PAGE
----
Definition of catalyst in US English:

catalyst

noun

  • 1A substance that increases the rate of a chemical reaction without itself undergoing any permanent chemical change.

    • ‘Heterogeneous catalysts are materials that increase the rate of a reaction, but are not in the same phase as the reactants.’
    • ‘All of the platinum-group metals are good catalysts: they speed up the rate of certain chemical reactions.’
    • ‘Enzymes are the biological substance that act as catalysts and help complex reactions occur everywhere in life.’
    • ‘Ionic liquids usefully form one of the phases because they don't mix with many organic solvents, but readily dissolve metals used as catalysts.’
    • ‘When temperature is increased, synthetic catalysts can become just as active as enzymes.’
    • ‘Catalyst recovery is one of the most actively researched areas for cost-cutting in the chemical industry, as catalysts often contain rare and expensive metals.’
    • ‘The one exception is that it is sometimes used as a catalyst in the petroleum industry.’
    • ‘Many alkyl halides, alcohols, or alkenes can be reacted with benzene in the presence of certain catalysts to give an alkyl benzene.’
    • ‘The key tools will be new breeds of enzymes - protein catalysts that speed up chemical reactions in cells.’
    • ‘In fact, zeolites are the main catalysts in petrochemical refineries today.’
    • ‘He attempted to polymerize ethylene using catalysts at a much lower pressure than that used by the British process.’
    • ‘Some germanium is also used to make semiconductors, catalysts, and specialized glass for military weapon-sighting systems.’
    • ‘Instead, we started to look further afield at copper-based catalysts that had been rejected during the initial ester hydrogenation testwork.’
    • ‘Finally, a relatively small amount of rhenium is used to make catalysts for the petroleum industry.’
    • ‘Solid oxide catalysts are commonly used for chemical and refinery operations.’
    • ‘Chemicals in the catalytic converter act as catalysts, changing the highly hazardous gas compounds to less harmful ones.’
    • ‘Silicone surfactants, and amine and tin catalysts, are also used.’
    • ‘These versatile molecules function as catalysts in the hydrogen peroxide bleaching process.’
    • ‘The element is also used to make dyes, photographic film, specialized soaps, and catalysts.’
    • ‘Most converters use platinum or palladium metal catalysts that convert carbon monoxide and hydrocarbons to carbon dioxide and water vapor.’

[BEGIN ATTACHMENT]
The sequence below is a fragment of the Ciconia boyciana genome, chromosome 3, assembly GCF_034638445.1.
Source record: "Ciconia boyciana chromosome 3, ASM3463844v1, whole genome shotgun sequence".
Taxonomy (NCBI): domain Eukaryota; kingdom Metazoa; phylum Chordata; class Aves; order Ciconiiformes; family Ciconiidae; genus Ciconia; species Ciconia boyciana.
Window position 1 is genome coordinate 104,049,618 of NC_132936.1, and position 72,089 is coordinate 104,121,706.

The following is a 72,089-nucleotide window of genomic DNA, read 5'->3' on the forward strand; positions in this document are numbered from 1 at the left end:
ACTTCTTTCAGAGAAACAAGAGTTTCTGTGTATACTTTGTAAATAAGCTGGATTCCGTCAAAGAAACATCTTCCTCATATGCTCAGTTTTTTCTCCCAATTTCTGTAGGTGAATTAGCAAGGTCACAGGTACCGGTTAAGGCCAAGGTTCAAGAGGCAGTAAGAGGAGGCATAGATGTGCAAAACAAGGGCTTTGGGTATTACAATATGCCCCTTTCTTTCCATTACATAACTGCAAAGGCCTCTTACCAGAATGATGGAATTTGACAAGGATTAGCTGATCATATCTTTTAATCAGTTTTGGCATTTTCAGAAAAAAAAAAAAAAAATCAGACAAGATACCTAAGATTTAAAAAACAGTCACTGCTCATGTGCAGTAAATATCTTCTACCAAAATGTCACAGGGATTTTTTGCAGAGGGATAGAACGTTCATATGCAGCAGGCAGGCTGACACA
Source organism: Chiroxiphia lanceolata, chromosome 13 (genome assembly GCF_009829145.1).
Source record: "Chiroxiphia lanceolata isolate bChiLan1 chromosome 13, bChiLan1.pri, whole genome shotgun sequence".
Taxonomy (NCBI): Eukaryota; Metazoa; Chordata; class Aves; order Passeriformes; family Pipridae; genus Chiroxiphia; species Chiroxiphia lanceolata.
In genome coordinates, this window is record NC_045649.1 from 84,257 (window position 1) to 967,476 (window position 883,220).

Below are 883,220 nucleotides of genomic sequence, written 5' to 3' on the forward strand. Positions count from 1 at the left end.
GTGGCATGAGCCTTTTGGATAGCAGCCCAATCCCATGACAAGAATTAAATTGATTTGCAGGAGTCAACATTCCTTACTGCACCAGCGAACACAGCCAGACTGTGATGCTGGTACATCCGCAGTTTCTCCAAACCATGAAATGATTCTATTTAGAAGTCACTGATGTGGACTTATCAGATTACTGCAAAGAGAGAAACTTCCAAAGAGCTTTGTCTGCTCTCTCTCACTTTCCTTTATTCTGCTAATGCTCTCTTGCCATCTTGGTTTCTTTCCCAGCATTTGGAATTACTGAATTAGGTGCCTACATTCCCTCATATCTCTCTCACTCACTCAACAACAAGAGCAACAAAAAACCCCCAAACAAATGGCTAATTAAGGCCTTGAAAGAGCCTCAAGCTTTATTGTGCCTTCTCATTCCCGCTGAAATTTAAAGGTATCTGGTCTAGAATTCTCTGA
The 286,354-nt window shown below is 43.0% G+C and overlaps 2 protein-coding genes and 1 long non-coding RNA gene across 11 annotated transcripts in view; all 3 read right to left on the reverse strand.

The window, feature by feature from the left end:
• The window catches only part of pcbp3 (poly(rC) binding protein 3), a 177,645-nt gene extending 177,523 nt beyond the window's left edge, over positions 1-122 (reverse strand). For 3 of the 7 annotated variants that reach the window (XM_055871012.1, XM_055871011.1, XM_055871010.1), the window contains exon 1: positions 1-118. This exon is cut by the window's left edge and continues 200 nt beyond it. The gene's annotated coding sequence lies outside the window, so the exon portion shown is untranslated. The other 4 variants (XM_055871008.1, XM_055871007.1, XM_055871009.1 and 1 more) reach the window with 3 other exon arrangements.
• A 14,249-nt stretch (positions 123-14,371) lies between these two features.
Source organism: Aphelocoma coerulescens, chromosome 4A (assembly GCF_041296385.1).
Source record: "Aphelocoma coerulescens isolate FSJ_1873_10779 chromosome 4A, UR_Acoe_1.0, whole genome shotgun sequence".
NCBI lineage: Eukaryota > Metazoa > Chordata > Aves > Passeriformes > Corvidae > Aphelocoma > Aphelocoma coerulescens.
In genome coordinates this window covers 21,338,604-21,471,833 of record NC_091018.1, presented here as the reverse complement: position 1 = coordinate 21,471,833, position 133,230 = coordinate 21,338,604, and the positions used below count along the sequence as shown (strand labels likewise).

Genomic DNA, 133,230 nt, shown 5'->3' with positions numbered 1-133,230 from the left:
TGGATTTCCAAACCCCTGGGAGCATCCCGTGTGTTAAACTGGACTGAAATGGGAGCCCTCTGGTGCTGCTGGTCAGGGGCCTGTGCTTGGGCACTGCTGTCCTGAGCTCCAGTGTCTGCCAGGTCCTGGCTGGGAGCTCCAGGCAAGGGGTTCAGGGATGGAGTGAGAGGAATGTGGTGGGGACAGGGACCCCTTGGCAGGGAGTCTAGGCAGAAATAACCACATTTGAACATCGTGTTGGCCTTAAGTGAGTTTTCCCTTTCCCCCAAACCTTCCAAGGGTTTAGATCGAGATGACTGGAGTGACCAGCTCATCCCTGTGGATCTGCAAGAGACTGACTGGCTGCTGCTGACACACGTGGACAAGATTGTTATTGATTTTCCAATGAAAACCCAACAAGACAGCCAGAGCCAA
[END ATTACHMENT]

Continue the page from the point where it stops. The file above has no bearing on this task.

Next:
channel, medium, means, means of expression, agency, agent, instrument, mechanism, organ, apparatus, structure, machine, machinery
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    1. 1.1 A person or thing that precipitates an event.
      ‘the governor's speech acted as a catalyst for debate’
      • ‘Historical and meaningful events such as this often act as a catalyst for change.’
      • ‘The primary catalysts that induced this growth were the end-user industries, communications, and computers, in particular.’
      • ‘Public opinion polls often serve as catalysts for such debates.’
      • ‘On the second issue, the crisis also served as a catalyst to the birth of a more responsible and braver press.’
      • ‘It will hopefully act as a catalyst for more formal public education in the future.’
      • ‘The Parliamentary debate on this report was the actual catalyst which prompted the minister to resign.’
      • ‘The film's other characters are secondary, and often serve little purpose beyond acting as catalysts.’
      • ‘This is the catalyst for a chain of events which threatens to destabilise the parliament.’
      • ‘I hope that it will be a catalyst for an ongoing debate and discussion in our field.’
      • ‘The event was to be used as a catalyst for change and to bring new hope to residents in rundown areas of the city.’
      • ‘Events, individuals, circumstances and situations are catalysts for transformations in culture.’
      • ‘In Scotland, it has always been Catholic schools which have been the catalyst for this debate.’
      • ‘If there is any catalyst to get the team motivated for next season it will be this performance in the nationals.’
      • ‘There are many events however that serve as catalysts for the big historic shifts.’
      • ‘It is the union of the latter two that provides the catalyst for the events that follow.’
      • ‘More importantly, it was about inspired individuals being the catalysts of effecting new possibilities.’
      • ‘The beach becomes the catalyst which encourages them to break society's rules.’
      • ‘Though the film is around these two men, it is the women who play the catalyst to all the events and add momentum to the story.’
      • ‘It is amazing what acts as a catalyst to spur people on to do something about a situation.’
      • ‘All three shocks have caused, or been a catalyst for, a serious downturn in western economies.’
      stimulus, stimulation, motivation, motivating force, fillip, encouragement, influence, muse, goad, spur, lift, boost, incentive, incitement, impulse
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Origin

Early 20th century: from catalysis, on the pattern of analyst.

Pronunciation

catalyst

/ˈkæd(ə)ləst//ˈkad(ə)ləst/